Cushing’s syndrome is a condition that occurs when the body’s tissues are constantly exposed to too much of the hormone cortisol.1 The syndrome is named after a brain surgeon, Harvey Cushing, who identified the condition in 1932.2 Cortisol is produced by the body’s two adrenal (pronounced uh-DREEN-l) glands either in response to stress or when the cortisol levels in the blood are lower than they should be. Cortisol is a type of glucocorticoid (pronounced GLOO-koh-KAWR-tuh-koid) or steroid (pronounced STEER-oid or STER-oid) hormone.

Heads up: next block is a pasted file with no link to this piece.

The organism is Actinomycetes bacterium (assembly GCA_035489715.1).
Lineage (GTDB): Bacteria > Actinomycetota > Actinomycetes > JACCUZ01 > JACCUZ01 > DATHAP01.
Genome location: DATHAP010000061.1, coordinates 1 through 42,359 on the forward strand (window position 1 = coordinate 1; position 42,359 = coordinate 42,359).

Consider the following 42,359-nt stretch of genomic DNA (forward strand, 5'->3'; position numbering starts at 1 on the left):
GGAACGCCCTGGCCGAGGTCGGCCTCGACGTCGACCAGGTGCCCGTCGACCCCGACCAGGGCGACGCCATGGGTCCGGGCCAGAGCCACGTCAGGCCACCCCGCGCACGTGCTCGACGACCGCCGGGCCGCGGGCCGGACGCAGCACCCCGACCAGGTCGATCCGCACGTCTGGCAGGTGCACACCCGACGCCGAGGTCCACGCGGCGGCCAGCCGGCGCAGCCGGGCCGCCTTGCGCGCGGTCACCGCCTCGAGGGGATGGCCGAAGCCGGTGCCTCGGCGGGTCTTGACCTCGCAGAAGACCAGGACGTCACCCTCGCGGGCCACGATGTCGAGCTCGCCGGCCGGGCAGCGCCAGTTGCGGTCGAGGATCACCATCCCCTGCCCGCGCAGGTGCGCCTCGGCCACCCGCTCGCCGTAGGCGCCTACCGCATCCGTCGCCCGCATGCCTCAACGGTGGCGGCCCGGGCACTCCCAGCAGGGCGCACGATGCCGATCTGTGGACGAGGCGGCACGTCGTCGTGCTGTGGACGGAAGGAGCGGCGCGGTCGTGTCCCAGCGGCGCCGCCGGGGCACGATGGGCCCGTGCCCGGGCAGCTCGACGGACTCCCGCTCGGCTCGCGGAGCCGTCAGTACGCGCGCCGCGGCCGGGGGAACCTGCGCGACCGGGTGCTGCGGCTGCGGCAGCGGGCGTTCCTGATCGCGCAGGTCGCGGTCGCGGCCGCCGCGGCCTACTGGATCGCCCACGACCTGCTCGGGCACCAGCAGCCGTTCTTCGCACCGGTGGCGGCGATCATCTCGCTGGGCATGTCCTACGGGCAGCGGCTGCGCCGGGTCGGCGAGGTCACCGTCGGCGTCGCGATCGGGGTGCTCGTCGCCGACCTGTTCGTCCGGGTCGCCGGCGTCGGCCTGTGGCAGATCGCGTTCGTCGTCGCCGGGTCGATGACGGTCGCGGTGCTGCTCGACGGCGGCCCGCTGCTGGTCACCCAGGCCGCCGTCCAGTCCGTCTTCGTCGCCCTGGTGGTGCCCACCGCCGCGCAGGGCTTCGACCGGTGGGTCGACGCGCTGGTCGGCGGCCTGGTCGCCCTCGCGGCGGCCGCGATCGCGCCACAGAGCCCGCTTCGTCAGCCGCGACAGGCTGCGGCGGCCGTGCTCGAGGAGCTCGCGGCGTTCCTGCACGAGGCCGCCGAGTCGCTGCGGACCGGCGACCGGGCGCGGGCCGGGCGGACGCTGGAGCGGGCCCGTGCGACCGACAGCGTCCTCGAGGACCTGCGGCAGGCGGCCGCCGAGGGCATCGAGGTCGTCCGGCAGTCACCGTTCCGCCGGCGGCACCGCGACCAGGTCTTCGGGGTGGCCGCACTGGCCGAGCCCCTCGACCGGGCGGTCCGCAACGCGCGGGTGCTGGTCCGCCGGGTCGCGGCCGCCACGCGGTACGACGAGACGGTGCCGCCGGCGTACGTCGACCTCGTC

In the right amount, cortisol helps the body with several vital tasks:
When the body continually receives or produces too much cortisol, either from medication or as a result of a tumor, Cushing’s syndrome can develop. Many factors influence whether this happens, such as the medication dosage and how long it is taken. Or, in the case of a tumor, how large it grows before it is detected and treated.
What causes it? »
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